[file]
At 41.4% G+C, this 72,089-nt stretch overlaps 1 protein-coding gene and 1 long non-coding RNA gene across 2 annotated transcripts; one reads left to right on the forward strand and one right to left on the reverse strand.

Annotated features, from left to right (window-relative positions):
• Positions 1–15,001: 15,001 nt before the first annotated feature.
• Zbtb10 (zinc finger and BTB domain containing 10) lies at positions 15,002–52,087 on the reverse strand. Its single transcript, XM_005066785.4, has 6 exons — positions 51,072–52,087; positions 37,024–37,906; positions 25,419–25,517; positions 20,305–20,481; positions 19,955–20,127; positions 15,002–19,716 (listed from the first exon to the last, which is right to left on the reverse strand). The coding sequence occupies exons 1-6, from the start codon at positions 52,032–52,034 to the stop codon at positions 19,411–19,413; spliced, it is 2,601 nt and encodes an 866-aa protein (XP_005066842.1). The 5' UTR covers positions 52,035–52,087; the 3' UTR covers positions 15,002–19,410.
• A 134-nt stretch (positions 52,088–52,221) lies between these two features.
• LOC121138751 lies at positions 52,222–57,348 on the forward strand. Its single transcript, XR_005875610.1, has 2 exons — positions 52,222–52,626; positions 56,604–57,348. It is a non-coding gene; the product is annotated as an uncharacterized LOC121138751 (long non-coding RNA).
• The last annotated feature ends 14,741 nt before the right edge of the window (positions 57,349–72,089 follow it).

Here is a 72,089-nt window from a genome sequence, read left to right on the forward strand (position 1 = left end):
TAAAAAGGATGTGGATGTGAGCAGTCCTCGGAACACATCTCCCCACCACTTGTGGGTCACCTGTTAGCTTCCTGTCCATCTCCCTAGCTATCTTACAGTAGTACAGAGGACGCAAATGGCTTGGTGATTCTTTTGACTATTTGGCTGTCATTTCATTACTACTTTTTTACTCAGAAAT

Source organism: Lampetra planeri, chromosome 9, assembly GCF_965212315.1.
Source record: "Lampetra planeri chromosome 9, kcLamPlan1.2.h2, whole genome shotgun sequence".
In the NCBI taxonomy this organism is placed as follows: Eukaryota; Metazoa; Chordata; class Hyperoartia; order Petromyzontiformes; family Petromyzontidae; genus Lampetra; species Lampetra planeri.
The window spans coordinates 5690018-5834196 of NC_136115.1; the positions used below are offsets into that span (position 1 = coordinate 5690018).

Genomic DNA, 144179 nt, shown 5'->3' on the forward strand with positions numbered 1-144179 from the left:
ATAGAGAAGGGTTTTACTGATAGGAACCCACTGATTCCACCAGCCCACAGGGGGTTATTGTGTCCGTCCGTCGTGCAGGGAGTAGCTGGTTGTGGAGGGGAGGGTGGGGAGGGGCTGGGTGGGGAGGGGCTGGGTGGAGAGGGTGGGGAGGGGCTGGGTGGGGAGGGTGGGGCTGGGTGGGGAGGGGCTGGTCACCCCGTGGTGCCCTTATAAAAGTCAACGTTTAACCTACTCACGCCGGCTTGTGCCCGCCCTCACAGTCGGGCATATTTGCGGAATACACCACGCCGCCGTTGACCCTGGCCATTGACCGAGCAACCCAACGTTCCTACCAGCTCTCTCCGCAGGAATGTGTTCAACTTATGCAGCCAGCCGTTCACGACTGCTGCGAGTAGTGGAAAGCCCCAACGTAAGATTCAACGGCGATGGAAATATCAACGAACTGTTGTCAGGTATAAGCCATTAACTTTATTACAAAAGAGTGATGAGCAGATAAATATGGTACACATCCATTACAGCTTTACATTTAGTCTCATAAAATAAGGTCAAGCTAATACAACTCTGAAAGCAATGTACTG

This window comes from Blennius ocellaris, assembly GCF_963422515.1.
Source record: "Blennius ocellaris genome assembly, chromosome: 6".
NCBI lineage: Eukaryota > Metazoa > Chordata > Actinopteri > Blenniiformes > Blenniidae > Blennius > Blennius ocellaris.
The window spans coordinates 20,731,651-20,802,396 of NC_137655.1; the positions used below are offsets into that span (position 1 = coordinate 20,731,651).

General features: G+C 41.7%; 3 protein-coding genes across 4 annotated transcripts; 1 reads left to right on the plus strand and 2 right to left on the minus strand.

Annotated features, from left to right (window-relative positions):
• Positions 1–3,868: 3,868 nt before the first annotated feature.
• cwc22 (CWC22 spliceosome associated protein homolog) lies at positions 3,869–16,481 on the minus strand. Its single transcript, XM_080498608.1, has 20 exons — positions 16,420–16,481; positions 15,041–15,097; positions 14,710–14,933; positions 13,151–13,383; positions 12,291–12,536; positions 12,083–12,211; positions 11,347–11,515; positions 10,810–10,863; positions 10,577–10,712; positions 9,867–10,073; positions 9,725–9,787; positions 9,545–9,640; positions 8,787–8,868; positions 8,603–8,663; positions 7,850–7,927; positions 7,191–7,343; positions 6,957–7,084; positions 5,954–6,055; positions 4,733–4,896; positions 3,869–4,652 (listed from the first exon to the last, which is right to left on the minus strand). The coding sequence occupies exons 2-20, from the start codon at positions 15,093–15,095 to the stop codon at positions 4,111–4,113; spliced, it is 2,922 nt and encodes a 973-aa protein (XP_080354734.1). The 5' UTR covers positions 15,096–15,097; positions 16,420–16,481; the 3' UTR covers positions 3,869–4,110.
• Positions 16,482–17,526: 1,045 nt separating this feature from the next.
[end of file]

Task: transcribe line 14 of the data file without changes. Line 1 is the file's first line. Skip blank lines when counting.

Genomic DNA, 144179 nt, shown 5'->3' on the forward strand with positions numbered 1-144179 from the left: